Angry Behind the Wheel: Road Rage

NJ’s high-volume highways breed aggressive driving.

Illustration by Peter Oumanski
Officials cite high volume on Jersey roads—especially during commuting hours—as a root cause of road rage.
Illustration by Peter Oumanski

You may have seen something like this: Driver number 1 cuts in front of driver number 2. Driver number 1 didn’t even think to use the turn signal. Driver number 2 is fuming. Driver number 1 couldn’t care less. Driver number 2 flips into fury mode—tailgating, flashing brights, bashing the horn. Driver number 1 remains clueless. Driver number 2 pulls alongside driver number 1 and makes lewd and menacing gestures. Driver number 1 ignores the display. Driver number 2 jams on the gas, forces driver number 1 onto the shoulder, then speeds away.

It’s an extreme version of a sadly familiar scene—one you may have endured, or even perpetrated. In fact, 99 percent of New Jersey drivers in a recent poll by auto insurer Plymouth Rock Assurance said they have witnessed at least one road-rage incident.

Among other poll findings:

59 percent of those polled have witnessed drivers making insulting gestures at other drivers.

11 percent have witnessed a physical altercation between drivers.

45 percent are concerned about their safety while driving.

Most of us would like to think we manage our anger behind the wheel. But when tempers flare, the results can be tragic. In 2005, Hamilton native Daniel Robbins Jr., who was 19 at the time, lost control of his car and crashed into a telephone poll while speeding on the shoulder after a car that cut him off. Jessica Rogers, also from Hamilton, was riding in the back of Robbins’s small sedan and suffered a spinal-cord injury in the crash. Another passenger broke her jaw and fractured her pelvis. Robbins was found guilty of assault by an automobile and sentenced to six months in jail; he served only four. Rogers, now 25, is permanently paralyzed from the chest down. The accident inspired the 2012 legislation known as Jessica’s Law, which increased penalties for aggressive driving that causes serious injury, including a fine up to $15,000 and imprisonment for three to five years.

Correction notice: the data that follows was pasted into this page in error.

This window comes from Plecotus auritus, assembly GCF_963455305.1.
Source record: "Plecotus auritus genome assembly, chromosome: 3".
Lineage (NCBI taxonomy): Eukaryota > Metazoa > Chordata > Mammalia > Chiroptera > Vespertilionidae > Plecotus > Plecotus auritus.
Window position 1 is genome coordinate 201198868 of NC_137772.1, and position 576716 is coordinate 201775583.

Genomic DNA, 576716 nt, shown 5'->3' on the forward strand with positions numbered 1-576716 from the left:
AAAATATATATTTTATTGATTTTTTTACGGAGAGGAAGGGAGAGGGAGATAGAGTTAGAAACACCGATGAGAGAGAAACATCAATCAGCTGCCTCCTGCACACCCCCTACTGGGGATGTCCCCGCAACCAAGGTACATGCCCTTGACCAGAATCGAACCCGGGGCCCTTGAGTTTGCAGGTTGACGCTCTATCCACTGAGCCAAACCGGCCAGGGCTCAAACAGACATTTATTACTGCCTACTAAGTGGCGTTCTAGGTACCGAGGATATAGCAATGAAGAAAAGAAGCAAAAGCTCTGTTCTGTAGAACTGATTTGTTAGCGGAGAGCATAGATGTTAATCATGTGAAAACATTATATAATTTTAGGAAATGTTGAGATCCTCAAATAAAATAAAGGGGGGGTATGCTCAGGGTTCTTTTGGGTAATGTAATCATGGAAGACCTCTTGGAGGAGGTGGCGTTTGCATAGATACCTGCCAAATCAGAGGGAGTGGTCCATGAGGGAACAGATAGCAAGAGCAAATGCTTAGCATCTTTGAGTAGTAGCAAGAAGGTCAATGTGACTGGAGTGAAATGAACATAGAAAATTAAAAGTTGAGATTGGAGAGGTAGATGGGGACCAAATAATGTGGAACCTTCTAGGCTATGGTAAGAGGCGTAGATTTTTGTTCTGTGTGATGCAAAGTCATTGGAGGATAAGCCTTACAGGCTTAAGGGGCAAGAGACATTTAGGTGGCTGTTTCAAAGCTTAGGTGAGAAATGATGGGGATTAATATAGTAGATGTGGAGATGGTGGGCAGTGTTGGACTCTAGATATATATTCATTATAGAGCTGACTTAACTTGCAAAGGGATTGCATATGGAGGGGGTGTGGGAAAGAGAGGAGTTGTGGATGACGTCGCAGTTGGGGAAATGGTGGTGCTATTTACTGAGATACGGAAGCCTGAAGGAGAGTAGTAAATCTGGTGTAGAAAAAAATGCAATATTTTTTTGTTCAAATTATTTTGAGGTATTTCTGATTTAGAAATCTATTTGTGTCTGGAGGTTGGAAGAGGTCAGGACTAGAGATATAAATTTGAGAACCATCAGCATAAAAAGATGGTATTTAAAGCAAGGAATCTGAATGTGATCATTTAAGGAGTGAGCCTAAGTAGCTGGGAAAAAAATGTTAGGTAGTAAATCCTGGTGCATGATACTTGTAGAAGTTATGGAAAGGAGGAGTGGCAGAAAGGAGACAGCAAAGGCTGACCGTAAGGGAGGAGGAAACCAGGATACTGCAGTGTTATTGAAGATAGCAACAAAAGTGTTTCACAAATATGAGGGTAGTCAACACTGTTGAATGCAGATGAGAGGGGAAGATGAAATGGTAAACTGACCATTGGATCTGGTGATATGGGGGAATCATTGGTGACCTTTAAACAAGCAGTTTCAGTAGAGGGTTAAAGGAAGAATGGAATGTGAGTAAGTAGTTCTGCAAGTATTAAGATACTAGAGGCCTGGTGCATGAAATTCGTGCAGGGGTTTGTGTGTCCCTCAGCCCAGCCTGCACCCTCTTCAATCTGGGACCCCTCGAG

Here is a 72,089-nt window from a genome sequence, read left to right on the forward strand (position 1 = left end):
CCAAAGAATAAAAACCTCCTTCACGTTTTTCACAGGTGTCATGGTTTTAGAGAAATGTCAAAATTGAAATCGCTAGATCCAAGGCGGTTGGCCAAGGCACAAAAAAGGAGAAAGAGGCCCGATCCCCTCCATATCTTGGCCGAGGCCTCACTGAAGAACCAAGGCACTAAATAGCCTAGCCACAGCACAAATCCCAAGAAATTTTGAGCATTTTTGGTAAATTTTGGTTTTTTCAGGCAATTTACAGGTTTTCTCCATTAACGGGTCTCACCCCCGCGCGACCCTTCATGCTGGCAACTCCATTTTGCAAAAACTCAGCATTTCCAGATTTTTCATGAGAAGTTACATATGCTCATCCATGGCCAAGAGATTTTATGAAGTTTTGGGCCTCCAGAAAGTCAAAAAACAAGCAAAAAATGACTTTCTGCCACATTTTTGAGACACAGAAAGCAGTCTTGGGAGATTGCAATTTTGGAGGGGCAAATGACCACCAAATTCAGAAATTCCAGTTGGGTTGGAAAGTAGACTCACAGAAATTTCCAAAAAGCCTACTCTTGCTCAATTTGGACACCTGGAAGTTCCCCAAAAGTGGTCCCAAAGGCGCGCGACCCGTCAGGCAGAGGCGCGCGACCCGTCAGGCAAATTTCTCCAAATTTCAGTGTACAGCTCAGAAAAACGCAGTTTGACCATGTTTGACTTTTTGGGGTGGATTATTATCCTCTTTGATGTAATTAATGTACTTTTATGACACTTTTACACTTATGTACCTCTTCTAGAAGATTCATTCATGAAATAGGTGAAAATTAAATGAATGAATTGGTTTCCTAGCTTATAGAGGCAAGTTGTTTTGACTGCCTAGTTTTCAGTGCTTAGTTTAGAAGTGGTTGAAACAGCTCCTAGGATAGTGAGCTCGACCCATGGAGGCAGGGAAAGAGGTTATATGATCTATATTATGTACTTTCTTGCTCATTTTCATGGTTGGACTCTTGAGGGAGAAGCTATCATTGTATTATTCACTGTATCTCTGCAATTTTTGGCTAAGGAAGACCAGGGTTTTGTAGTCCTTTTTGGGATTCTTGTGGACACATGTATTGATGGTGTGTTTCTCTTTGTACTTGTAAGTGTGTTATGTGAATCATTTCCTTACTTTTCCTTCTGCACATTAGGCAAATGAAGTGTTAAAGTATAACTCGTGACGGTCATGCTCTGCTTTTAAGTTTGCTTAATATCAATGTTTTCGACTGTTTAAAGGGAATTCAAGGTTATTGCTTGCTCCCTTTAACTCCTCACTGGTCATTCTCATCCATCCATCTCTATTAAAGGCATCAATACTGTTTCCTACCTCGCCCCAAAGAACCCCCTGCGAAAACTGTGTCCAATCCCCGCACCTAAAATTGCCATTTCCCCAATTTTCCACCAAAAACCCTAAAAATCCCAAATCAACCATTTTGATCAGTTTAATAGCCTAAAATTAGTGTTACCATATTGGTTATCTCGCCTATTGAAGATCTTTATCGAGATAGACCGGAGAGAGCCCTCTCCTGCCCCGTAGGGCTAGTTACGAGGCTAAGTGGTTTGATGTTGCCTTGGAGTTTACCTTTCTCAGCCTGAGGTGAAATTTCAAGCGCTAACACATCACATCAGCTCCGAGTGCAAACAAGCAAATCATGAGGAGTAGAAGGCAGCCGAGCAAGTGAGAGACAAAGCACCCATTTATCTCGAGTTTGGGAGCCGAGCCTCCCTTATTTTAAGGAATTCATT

“The perpetrator got a pretty low sentence and I found that outrageous,” says state Senator Linda Greenstein (D-Plainsboro), who cosponsored the bill. She describes the new penalties as “proper punishment.”

It’s too early to judge whether the legislation has decreased incidents of aggressive driving. It certainly hasn’t stamped them out. As recently as August, a Trenton man driving a sedan on Route 129 hit a pickup truck from behind, got out of the car and attacked the 71-year-old driver. The sedan driver was charged with aggravated assault; the case is under investigation, and further charges may be filed.

Officials cite high volume on Jersey roads—especially during commuting hours—as a root cause of road rage. “In any state or metropolitan area with densely populated roads, the number of incidents of road rage may be higher,” says Lieutenant Brian Polite of the New Jersey State Police.

Polite suggests drivers allow more time to get to their destinations, since road rage often occurs when drivers are in a rush. “Aggressive driving is one of those things that breeds itself,” says Polite. “The instinct is to challenge or follow that aggressive driver, but the best thing to do is get out of their way.” If you feel someone is a danger, call 9-1-1. ”Don’t take the law into your own hands.”

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